Stock Analysis

Does Standard Chem & Pharm (TPE:1720) Have A Healthy Balance Sheet?

TWSE:1720
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Legendary fund manager Li Lu (who Charlie Munger backed) once said, 'The biggest investment risk is not the volatility of prices, but whether you will suffer a permanent loss of capital.' It's only natural to consider a company's balance sheet when you examine how risky it is, since debt is often involved when a business collapses. We note that Standard Chem & Pharm CO., LTD. (TPE:1720) does have debt on its balance sheet. But the more important question is: how much risk is that debt creating?

Why Does Debt Bring Risk?

Generally speaking, debt only becomes a real problem when a company can't easily pay it off, either by raising capital or with its own cash flow. In the worst case scenario, a company can go bankrupt if it cannot pay its creditors. However, a more frequent (but still costly) occurrence is where a company must issue shares at bargain-basement prices, permanently diluting shareholders, just to shore up its balance sheet. Of course, the upside of debt is that it often represents cheap capital, especially when it replaces dilution in a company with the ability to reinvest at high rates of return. The first thing to do when considering how much debt a business uses is to look at its cash and debt together.

See our latest analysis for Standard Chem & Pharm

What Is Standard Chem & Pharm's Net Debt?

The image below, which you can click on for greater detail, shows that Standard Chem & Pharm had debt of NT$675.5m at the end of September 2020, a reduction from NT$1.18b over a year. However, it does have NT$1.34b in cash offsetting this, leading to net cash of NT$661.1m.

debt-equity-history-analysis
TSEC:1720 Debt to Equity History March 1st 2021

How Strong Is Standard Chem & Pharm's Balance Sheet?

Zooming in on the latest balance sheet data, we can see that Standard Chem & Pharm had liabilities of NT$1.62b due within 12 months and liabilities of NT$493.0m due beyond that. On the other hand, it had cash of NT$1.34b and NT$960.6m worth of receivables due within a year. So it can boast NT$188.9m more liquid assets than total liabilities.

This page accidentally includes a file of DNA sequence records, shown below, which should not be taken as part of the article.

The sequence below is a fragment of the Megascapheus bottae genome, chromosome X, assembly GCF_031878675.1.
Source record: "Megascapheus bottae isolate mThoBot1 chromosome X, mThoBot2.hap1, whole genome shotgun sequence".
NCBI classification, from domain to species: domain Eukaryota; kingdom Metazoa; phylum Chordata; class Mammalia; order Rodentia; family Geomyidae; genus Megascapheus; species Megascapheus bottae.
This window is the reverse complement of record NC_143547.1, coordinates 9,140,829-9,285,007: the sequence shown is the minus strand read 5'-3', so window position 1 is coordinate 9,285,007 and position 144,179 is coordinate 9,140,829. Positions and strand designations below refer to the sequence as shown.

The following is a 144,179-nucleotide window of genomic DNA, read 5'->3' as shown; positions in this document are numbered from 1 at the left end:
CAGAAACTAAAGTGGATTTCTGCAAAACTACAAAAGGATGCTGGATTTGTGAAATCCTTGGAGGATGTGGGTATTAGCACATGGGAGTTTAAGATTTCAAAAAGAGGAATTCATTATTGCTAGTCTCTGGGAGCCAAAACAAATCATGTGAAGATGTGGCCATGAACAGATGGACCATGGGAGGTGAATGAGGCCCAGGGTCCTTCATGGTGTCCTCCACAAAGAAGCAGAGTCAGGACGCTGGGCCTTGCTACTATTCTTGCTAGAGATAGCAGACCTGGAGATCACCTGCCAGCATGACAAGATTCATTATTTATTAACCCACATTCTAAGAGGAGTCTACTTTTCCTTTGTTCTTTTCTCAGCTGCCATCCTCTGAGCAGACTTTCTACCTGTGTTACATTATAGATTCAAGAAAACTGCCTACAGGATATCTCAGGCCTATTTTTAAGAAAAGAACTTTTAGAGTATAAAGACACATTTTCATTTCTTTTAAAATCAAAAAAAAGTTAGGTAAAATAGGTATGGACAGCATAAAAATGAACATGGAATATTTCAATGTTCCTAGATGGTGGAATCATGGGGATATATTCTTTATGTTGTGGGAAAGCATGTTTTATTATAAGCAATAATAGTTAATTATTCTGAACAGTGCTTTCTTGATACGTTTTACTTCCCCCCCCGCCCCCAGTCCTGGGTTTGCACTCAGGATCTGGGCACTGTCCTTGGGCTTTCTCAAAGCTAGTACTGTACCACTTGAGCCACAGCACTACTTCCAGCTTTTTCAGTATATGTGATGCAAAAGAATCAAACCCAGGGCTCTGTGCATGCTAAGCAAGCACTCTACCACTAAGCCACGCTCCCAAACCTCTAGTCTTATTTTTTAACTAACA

This surplus suggests that Standard Chem & Pharm has a conservative balance sheet, and could probably eliminate its debt without much difficulty. Succinctly put, Standard Chem & Pharm boasts net cash, so it's fair to say it does not have a heavy debt load!

On top of that, Standard Chem & Pharm grew its EBIT by 47% over the last twelve months, and that growth will make it easier to handle its debt. The balance sheet is clearly the area to focus on when you are analysing debt. But ultimately the future profitability of the business will decide if Standard Chem & Pharm can strengthen its balance sheet over time. So if you're focused on the future you can check out this free report showing analyst profit forecasts.

Finally, a business needs free cash flow to pay off debt; accounting profits just don't cut it. Standard Chem & Pharm may have net cash on the balance sheet, but it is still interesting to look at how well the business converts its earnings before interest and tax (EBIT) to free cash flow, because that will influence both its need for, and its capacity to manage debt. Over the most recent three years, Standard Chem & Pharm recorded free cash flow worth 73% of its EBIT, which is around normal, given free cash flow excludes interest and tax. This free cash flow puts the company in a good position to pay down debt, when appropriate.

Summing up

While we empathize with investors who find debt concerning, you should keep in mind that Standard Chem & Pharm has net cash of NT$661.1m, as well as more liquid assets than liabilities. And it impressed us with its EBIT growth of 47% over the last year. So we don't think Standard Chem & Pharm's use of debt is risky. The balance sheet is clearly the area to focus on when you are analysing debt. However, not all investment risk resides within the balance sheet - far from it. Be aware that Standard Chem & Pharm is showing 1 warning sign in our investment analysis , you should know about...

At the end of the day, it's often better to focus on companies that are free from net debt. You can access our special list of such companies (all with a track record of profit growth). It's free.

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